Geophysical Research Letters

The ozone hole indirect effect: Cloud-radiative anomalies accompanying the poleward shift of the eddy-driven jet in the Southern Hemisphere

Authors

  • Kevin M. Grise,

    Corresponding author
    1. Lamont-Doherty Earth Observatory, Columbia University, Palisades, New York, USA
    • Corresponding author: K. M. Grise, Lamont-Doherty Earth Observatory, Columbia University, PO Box 1000, 61 Rt. 9W, Palisades, NY 10964-8000, USA. (kgrise@ldeo.columbia.edu)

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  • Lorenzo M. Polvani,

    1. Lamont-Doherty Earth Observatory, Columbia University, Palisades, New York, USA
    2. Department of Applied Physics and Applied Mathematics, and Department of Earth and Environmental Sciences, Columbia University, New York, New York, USA
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  • George Tselioudis,

    1. Department of Applied Physics and Applied Mathematics, and Department of Earth and Environmental Sciences, Columbia University, New York, New York, USA
    2. NASA Goddard Institute for Space Studies, New York, New York, USA
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  • Yutian Wu,

    1. Center for Atmosphere Ocean Science, Courant Institute of Mathematical Sciences, New York University, New York, New York, USA
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  • Mark D. Zelinka

    1. Program for Climate Model Diagnosis and Intercomparison, Lawrence Livermore National Laboratory, Livermore, California, USA
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Abstract

[1] This study quantifies the response of the clouds and the radiative budget of the Southern Hemisphere (SH) to the poleward shift in the tropospheric circulation induced by the development of the Antarctic ozone hole. Single forcing climate model integrations, in which only stratospheric ozone depletion is specified, indicate that (1) high-level and midlevel clouds closely follow the poleward shift in the SH midlatitude jet and that (2) low-level clouds decrease across most of the Southern Ocean. Similar cloud anomalies are found in satellite observations during periods when the jet is anomalously poleward. The hemispheric annual mean radiation response to the cloud anomalies is calculated to be approximately +0.25 W m−2, arising largely from the reduction of the total cloud fraction at SH midlatitudes during austral summer. While these dynamically induced cloud and radiation anomalies are considerable and are supported by observational evidence, quantitative uncertainties remain from model biases in mean-state cloud-radiative processes.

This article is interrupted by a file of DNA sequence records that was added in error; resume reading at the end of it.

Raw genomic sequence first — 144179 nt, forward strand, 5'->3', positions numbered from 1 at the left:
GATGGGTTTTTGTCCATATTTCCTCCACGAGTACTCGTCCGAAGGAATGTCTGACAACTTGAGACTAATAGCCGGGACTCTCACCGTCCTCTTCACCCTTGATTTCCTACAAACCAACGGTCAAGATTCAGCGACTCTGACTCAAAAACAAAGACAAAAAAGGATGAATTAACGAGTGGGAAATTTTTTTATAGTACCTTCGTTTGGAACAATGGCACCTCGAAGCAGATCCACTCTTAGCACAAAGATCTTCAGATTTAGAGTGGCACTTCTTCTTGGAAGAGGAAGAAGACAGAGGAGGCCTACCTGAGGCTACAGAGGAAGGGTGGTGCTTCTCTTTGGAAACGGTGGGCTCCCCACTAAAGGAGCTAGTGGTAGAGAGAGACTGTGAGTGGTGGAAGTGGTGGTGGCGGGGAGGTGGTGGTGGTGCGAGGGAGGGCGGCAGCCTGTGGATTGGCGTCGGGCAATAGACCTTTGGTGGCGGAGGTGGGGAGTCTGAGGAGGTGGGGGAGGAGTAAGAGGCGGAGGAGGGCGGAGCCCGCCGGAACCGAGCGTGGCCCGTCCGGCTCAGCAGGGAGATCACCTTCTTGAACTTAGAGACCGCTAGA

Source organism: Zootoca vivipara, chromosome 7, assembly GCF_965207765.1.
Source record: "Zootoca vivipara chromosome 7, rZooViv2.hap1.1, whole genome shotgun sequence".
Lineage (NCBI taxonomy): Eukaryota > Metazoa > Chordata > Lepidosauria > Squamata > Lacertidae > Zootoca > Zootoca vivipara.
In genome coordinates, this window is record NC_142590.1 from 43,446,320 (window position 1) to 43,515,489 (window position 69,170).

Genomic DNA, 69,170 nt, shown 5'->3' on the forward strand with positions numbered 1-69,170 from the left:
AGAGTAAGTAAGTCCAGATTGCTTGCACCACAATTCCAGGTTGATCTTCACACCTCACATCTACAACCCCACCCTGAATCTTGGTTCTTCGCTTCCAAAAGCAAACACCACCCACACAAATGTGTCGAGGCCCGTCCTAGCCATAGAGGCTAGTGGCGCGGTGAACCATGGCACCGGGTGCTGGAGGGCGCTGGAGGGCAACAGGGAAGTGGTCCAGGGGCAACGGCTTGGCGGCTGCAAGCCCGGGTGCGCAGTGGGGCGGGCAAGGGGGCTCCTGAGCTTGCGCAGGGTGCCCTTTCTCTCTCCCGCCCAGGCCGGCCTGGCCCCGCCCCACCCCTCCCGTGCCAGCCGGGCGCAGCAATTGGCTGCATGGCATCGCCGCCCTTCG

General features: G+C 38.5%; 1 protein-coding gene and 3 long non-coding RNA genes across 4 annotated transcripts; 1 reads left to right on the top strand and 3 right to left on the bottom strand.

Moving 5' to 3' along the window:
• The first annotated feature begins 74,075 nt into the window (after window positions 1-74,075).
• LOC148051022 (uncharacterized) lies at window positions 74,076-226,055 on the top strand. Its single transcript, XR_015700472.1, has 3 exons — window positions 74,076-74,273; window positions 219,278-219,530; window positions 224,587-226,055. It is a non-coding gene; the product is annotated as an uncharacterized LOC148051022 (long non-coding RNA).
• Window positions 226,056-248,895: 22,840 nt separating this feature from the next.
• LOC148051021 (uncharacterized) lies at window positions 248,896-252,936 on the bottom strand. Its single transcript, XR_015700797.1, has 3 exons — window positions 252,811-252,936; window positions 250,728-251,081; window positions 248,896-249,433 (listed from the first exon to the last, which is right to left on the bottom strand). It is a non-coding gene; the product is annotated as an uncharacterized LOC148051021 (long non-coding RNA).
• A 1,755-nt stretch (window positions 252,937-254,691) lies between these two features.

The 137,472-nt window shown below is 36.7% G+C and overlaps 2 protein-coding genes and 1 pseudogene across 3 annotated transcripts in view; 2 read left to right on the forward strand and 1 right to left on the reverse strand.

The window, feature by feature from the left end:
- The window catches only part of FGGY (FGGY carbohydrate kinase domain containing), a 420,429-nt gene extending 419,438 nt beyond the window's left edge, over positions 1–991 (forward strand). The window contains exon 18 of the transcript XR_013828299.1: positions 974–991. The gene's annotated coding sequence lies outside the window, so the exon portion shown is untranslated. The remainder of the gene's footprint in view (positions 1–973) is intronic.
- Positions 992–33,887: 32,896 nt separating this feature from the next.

1 Introduction

[2] Stratospheric ozone depletion in the late twentieth century is well known to have had a tiny “direct effect” of −0.05 ± 0.10 W m−2 on Earth's radiative budget [Forster et al., 2007]. At the same time, however, springtime ozone depletion in the Antarctic stratosphere (the “ozone hole”) has led to a robust poleward shift in the westerly eddy-driven jet in the Southern Hemisphere (SH) troposphere during late spring and summer (see the recent review by Thompson et al. [2011]). As the tropospheric jet shifts poleward, the associated storm track, precipitation, and cloud patterns over the Southern Ocean follow, and the resulting changes in the cloud distribution impact the radiative budget of the SH. The goal of this study is to quantify this “indirect effect” of the ozone-hole-induced tropospheric jet shift.

[3] Recent observations from the International Satellite Cloud Climatology Project (ISCCP) have suggested poleward shifts in the cloud patterns over the midlatitude oceans of both hemispheres, resulting in a positive net radiative effect on the climate system [Bender et al., 2012]. However, previous studies have focused on the role of anthropogenic greenhouse gases [Tselioudis and Rossow, 2006; Tsushima et al., 2006; Bender et al., 2012] and have not explored the role of ozone depletion in recent SH cloud changes. Here we examine the impact of Antarctic stratospheric ozone depletion on the clouds and the radiative budget of the SH using a set of carefully designed climate model experiments in which we independently prescribe observed levels of ozone and greenhouse gases during the pre-ozone hole (1960) and ozone hole (2000) periods. Our results demonstrate that during SH summer, ozone depletion leads to a robust change in the cloud distribution over the Southern Ocean and a considerable positive net radiative “indirect effect” on the SH climate system.

2 Methodology

[4] The results in this study are based on climate model experiments with the National Center for Atmospheric Research Community Atmosphere Model version 3 (CAM3) [Collins et al., 2006]. The model is integrated with a standard T42 horizontal resolution (~2.8° × 2.8° latitude-longitude grid), 26 hybrid vertical levels, and a model top at 2.2 hPa. The atmospheric model is coupled to a slab ocean model and a thermodynamic sea ice model. Further details of the model configuration are described by Wu et al. [2013].

[5] Here, we carry out a set of four 100 year time-slice integrations with fixed seasonally varying forcings. The experiments are nearly identical to those in Polvani et al. [2011] (hereafter P11): (1) a control run in which we set ozone and greenhouse gases at 1960 levels (REF1960), (2) a run in which we perturb ozone to 2000 levels (thus creating a springtime ozone hole over Antarctica) and leave greenhouse gases at 1960 levels (OZONE2000), (3) a run in which we perturb greenhouse gases to 2000 levels and leave ozone at 1960 levels (GHG2000), and (4) a run in which we set both ozone and greenhouse gases at 2000 levels (BOTH2000). The ozone levels are taken from Cionni et al. [2011], and the greenhouse gas levels are taken from Table 1 of P11. The key difference between the experiments discussed in P11 and those analyzed in this paper is that here we use a slab ocean and sea ice model (rather than prescribed sea surface temperatures and sea ice concentrations) to provide an additional degree of realism in the representation of radiative processes in the model. Nonetheless, the major conclusions of this study can be derived using either the slab ocean runs (as shown below) or the prescribed sea surface temperature runs of P11 (see Figure S1 in the supporting information).